It has always been a problem for the poorest people in Cameroon to be able to earn sufficient money to send their children to school – and during the past seven years of war this situation has got worse and worse. The majority of the 3000+ anglophones who have been killed in the conflict are men, leaving the women to care for the children, the elderly and the disabled in their families, as well as to earn sufficient money to be able to feed and clothe their children and to send them to one of the schools that are now functioning again and may be willing to take them. Many of these family groups have become displaced – their homes and farmlands, belongings and identity papers, having been destroyed in the on-going violence. School aged children have been forced to become child soldiers or prostitutes: many have suffered rape and abuse as a weapon of war and there are now large numbers of teenage single mothers whose lives have been blighted.
Our partner, SHUMAS, has had to adapt its usual programme of projects in order to address these problems in the most effective way possible, delivering humanitarian aid and support for restarting livelihoods – and we have been very happy to support them in this with whatever funds we have been able to raise. (Please see our other posts about the Humanitarian Aid project and Community Schools project in Fungom, as well as the project to provide livelihood training for adolescent school drop-outs).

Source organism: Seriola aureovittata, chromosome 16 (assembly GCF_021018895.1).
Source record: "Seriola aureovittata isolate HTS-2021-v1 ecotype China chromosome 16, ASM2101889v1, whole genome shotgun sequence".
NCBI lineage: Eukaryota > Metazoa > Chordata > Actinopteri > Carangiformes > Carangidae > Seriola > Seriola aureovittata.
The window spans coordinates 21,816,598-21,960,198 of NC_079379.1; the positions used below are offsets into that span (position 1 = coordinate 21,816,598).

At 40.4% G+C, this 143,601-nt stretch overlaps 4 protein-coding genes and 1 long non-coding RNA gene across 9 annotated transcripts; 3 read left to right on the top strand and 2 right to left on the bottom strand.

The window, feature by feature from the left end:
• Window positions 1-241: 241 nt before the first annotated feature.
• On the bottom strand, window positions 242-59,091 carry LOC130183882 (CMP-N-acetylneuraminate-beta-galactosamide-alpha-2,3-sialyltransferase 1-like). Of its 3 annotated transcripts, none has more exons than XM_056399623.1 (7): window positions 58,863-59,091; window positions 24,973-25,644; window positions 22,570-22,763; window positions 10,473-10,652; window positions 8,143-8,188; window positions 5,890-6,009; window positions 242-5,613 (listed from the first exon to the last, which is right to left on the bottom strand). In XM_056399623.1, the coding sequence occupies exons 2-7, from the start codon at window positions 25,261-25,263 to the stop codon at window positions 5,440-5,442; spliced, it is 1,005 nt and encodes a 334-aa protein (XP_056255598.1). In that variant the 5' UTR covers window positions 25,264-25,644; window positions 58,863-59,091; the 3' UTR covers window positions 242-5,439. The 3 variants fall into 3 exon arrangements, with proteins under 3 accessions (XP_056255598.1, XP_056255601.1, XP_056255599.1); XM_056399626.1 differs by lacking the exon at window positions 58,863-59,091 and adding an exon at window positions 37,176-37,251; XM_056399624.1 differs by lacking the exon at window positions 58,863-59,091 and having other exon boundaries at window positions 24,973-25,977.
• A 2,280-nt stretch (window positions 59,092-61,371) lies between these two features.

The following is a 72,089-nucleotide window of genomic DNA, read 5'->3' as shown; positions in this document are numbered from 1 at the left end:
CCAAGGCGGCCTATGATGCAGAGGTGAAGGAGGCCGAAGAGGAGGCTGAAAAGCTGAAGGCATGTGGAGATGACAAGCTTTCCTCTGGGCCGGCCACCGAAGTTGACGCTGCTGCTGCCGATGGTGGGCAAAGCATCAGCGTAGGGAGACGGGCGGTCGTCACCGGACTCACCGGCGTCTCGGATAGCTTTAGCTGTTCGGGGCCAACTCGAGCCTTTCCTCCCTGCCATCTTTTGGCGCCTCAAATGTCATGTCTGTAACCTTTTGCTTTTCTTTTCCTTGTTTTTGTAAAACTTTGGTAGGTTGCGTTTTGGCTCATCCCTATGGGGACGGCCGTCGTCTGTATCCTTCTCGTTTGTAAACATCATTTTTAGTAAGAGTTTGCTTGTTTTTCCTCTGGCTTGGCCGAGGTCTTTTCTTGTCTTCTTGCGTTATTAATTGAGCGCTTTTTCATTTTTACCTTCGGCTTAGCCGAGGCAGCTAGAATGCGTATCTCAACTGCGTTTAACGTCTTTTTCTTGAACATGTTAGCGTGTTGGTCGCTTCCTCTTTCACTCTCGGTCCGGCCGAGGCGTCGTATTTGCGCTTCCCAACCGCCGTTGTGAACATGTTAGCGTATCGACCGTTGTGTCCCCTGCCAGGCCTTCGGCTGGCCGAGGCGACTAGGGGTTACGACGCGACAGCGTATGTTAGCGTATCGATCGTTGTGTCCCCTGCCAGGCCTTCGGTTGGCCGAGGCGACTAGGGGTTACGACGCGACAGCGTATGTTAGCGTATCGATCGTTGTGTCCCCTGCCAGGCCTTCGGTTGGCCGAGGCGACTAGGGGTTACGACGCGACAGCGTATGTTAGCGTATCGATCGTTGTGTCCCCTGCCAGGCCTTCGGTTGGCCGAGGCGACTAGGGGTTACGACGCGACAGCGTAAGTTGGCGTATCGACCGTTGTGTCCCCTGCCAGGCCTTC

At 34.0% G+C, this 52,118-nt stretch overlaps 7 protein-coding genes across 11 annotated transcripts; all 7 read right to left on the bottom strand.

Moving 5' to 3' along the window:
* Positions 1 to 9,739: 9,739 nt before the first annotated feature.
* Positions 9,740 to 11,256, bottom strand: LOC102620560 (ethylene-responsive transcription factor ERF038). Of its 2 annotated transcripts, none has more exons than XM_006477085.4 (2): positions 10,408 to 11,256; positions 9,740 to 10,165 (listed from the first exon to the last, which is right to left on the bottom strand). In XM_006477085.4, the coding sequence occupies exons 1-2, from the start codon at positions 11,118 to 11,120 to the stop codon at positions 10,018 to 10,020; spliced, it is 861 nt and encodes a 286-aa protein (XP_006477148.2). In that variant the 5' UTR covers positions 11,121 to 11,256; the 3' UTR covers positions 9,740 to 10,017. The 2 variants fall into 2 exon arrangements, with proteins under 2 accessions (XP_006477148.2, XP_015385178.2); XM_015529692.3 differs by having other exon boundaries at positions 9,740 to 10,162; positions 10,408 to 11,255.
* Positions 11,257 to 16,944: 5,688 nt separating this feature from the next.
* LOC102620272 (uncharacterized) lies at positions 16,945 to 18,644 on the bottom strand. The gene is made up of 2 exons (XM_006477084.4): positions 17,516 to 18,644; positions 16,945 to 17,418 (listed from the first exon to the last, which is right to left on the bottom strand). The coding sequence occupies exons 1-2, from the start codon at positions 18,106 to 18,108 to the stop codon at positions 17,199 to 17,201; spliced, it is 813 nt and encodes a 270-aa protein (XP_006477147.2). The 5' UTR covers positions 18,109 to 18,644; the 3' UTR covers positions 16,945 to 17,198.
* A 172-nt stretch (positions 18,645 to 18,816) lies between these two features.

Our latest project will be based in three main cities in the anglophone regions, Bamenda, Buea and Kumbo, where displaced families have fled to avoid violence. It will focus on improving access to education for 300 children by providing livelihood assistance, in the form of business grants, for their mothers. The women will be trained in business management and given start-up grants to get their businesses underway. These businesses should bring in sufficient money to enable the mothers to send their children to school. The beneficiaries will be monitored and supported throughout the project and their children will be monitored at school to ensure they are thriving there. There will also be psychosocial support for all the participants and training in the prevention of the spread of COVID and cholera. The small businesses that are likely to be supported include hairdressing, street food, chicken rearing/selling, market trading etc. We feel that this is a very positive way of re-establishing self esteem as well as providing essential income for these desperate families.